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Sioux Falls Feminists endorse Iron Jawed Angels for showing
at least some of the abuse American women suffered
when trying to achieve voting rights.

Iron Jawed Angels
Votes for Women
Lead, Follow or Get Out of the Way

Iron Jawed Angels (2004) - 124 minutes
Iron Jawed Angels at Amazon.com

Votes for Women. Lead, Follow or Get Out of the Way

Taking a a fresh and contemporary look at a pivotal event in American history, Iron Jawed Angels tells the true story of how defiant and brilliant young activists Alice Paul, played by Hilary Swank (Boys Don't Cry, Insomnia), and Lucy Burns, played by Frances O'Connor (Windtalkers, Artificial Intelligence: AI), took the women's suffrage movement by storm, putting their lives at risk to help American women win the right to vote.

4-5-18 The Woman’s Hour: The Great Fight to Win the Vote
Though we all know that American women secured the right to vote only about a century ago, “most modern readers will be astonished to learn exactly how it all went down,” said Marjorie Kehe in CSMonitor.com. In the summer of 1920, the fate of the 19th Amendment hung in the balance when pro- and anti-suffrage forces converged on Tennessee for a crucial showdown. Just one more state was needed to ratify the constitutional amendment, but even suffragist leaders believed Tennessee might bury the cause, perhaps for years. Though the “Suffs” were out in force, the “Antis” were just as visible, led by Josephine Pearson, a professor determined to prevent her state from becoming the first in the South to endorse the measure. “There was scheming, double-dealing, and flip-flopping up to the last moment,” and in her new book, author Elaine Weiss has made the drama “an out-and-out nail-biter.” Weiss initially rewinds to 19th-century America, and “it is hard to believe how powerless women were,” said Mims Cushing in the Jacksonville, Fla., Times-Union. When the suffrage movement began, married women had no rights to property or to their children, and many accepted the notion that society benefited when women remained uncorrupted by engagement in the public sphere. In 1920, Carrie Chapman Catt and other suffragists were still battling that idea. But anxiety about maintaining woman’s purity wasn’t the only obstacle, said Zlati Meyer in USA Today. The Antis reminded white Tennesseans that extending suffrage to women would increase the total number of African-American voters. And because Tennessee depended on its liquor industry, the Antis plied lawmakers with free whiskey and warned that women voters would push for the passage of Prohibition. In a book that “could have easily become snooze-worthy,” such color is welcome. But because so much information is packed in, “much of the drama seeps out.”

1-28-18 The suffragettes of the circus
In 1912, female acrobats, equestrians, and weightlifters took on a new high-wire act: fighting for their right to vote. a Sunday afternoon in March 1912, a group of female performers from the Barnum & Bailey Circus gathered in the animal menagerie at Madison Square Garden. Watched over by lions, a Bengalese tiger, "a two-horned rhinoceros, ostriches, yaks, pigs, seals, cassowaries, flamingos, monkeys," and a hippopotamus named Babe, they began to talk about suffrage. Among them was petite May Wirth, whose equestrian act included a running leap onto the back of a galloping horse; Victoria Codona, whose beauty was nearly as famous as her skill on the high wire; bareback rider Victoria Davenport; the "female Hercules" Katie Sandwina and many others. Barnum & Bailey billed itself as the greatest show on Earth, and these were its female stars. They'd been brought together by acrobat Zella Florence and Josephine DeMott Robinson, a retired circus bareback rider. The turnout was impressive, but notably absent were the top representatives from the Women's Political Union, a suffrage organization known for its focus on working women. Inez Millholland, a rising star in the women's suffrage movement, had planned to come. She had been quoted in the New York Press saying that "circus women exemplify one phase of the ability of women to earn their own living," and that she was interested in helping them join the fight for suffrage. But at the last minute, Millholland backed out, perhaps out of concern that the meeting was nothing but a circus publicity ploy. To replace her, Florence and Robinson crashed a tea being given by the Women's Political Union and tried to get a group of the suffragists to attend the circus meeting. According to The New York Times, these "strong and earnest women" impressed the suffragists, who sent over Miss Beatrice Jones, "as a committee of one." Back in the Madison Square Garden menagerie, "[Jones] planted herself in the center of a group of 25 or more women and girls, modishly and sedately gowned, so that you would never dream it was their daily lot to bound about, blithe and bespangled," and asked assurances from the women that their intentions were sincere. Once they had convinced her, she helped them elect officers and told them how they could contribute to the cause. To celebrate, they named a baby giraffe Miss Suffrage. For the women of Barnum & Bailey, it was the first step towards becoming suffragists. For Josephine DeMott Robinson, it was just another scrap in a long battle to find her place outside of the ring, in a world that she had always found bewildering and stifling.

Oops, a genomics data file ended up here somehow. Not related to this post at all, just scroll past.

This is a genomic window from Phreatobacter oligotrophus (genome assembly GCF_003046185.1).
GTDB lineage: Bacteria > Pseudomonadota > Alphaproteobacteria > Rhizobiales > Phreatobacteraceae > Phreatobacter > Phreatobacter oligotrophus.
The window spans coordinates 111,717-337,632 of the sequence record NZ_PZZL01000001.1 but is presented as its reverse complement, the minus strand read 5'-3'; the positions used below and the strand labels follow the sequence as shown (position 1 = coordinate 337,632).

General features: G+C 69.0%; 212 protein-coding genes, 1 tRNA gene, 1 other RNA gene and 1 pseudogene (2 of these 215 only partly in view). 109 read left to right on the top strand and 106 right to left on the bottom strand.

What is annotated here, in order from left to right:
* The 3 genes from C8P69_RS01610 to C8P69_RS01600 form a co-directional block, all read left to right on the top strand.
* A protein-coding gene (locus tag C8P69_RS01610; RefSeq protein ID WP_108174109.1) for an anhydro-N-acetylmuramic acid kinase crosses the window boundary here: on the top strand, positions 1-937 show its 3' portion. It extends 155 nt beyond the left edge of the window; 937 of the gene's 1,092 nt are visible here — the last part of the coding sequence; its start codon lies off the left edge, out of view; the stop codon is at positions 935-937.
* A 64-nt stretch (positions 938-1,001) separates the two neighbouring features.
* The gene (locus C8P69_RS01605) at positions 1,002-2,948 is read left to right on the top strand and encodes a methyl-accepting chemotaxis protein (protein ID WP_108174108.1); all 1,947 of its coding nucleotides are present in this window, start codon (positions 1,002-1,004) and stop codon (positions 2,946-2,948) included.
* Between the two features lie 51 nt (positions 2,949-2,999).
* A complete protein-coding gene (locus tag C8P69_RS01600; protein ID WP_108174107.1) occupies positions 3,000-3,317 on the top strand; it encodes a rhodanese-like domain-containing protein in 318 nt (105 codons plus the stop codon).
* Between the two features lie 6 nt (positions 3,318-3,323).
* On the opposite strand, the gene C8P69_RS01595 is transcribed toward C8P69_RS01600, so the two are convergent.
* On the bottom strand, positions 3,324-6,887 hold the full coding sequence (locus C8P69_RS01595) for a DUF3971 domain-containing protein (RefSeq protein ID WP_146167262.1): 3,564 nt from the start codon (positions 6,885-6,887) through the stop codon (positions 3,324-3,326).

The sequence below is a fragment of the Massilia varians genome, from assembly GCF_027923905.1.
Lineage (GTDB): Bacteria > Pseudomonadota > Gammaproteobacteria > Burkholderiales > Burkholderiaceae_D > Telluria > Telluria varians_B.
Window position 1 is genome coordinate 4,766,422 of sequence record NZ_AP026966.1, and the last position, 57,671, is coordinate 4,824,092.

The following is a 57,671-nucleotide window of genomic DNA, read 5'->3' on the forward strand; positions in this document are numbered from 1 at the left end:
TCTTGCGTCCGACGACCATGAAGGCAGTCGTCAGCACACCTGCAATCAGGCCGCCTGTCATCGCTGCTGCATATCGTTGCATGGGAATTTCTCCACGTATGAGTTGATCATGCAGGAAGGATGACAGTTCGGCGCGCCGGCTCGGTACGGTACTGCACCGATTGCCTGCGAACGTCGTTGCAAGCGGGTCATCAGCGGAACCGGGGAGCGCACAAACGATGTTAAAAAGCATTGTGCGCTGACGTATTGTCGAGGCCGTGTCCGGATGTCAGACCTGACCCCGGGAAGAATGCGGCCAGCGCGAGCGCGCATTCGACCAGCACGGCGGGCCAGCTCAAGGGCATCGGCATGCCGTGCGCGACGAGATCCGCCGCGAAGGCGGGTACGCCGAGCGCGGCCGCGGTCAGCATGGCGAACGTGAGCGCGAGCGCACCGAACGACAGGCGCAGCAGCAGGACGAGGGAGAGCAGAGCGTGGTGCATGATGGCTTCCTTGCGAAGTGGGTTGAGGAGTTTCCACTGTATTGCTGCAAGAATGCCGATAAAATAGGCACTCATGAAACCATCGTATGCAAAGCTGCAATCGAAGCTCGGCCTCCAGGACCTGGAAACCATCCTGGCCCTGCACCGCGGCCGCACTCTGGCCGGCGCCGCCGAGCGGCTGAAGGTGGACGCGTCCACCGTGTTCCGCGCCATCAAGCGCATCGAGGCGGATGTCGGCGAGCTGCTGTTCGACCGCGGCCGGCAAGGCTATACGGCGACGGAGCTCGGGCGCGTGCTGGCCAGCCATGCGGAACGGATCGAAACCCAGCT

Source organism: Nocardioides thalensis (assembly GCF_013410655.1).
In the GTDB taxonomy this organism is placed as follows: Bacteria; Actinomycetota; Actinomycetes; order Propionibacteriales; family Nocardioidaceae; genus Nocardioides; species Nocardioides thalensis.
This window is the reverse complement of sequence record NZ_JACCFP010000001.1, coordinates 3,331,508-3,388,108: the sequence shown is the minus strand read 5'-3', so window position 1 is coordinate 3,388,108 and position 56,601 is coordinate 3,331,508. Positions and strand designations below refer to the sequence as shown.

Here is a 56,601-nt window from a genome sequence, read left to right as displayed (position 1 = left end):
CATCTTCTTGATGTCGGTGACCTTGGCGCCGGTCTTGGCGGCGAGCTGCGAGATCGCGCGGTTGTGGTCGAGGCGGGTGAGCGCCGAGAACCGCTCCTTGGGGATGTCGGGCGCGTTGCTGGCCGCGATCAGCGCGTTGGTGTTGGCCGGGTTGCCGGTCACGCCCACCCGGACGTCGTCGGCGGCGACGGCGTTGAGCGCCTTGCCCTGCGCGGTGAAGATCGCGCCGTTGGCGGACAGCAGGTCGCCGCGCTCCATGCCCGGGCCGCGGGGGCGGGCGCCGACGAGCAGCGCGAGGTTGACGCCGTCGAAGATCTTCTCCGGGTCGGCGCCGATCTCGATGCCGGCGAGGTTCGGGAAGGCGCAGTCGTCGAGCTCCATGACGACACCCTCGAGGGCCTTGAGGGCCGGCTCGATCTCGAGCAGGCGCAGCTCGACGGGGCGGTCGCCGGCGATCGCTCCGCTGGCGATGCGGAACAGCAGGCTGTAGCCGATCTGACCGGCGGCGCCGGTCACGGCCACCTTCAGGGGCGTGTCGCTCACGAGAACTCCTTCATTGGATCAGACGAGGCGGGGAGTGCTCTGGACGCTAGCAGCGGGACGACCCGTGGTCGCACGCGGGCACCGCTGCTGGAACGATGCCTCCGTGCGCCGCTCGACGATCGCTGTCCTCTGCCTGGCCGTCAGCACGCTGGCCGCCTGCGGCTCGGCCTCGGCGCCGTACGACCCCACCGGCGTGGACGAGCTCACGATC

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Iron Jawed Angels
Votes for Women
Lead, Follow or Get Out of the Way

Sioux Falls Feminists endorse Iron Jawed Angels for showing
at least some of the abuse American women suffered
when trying to achieve voting rights.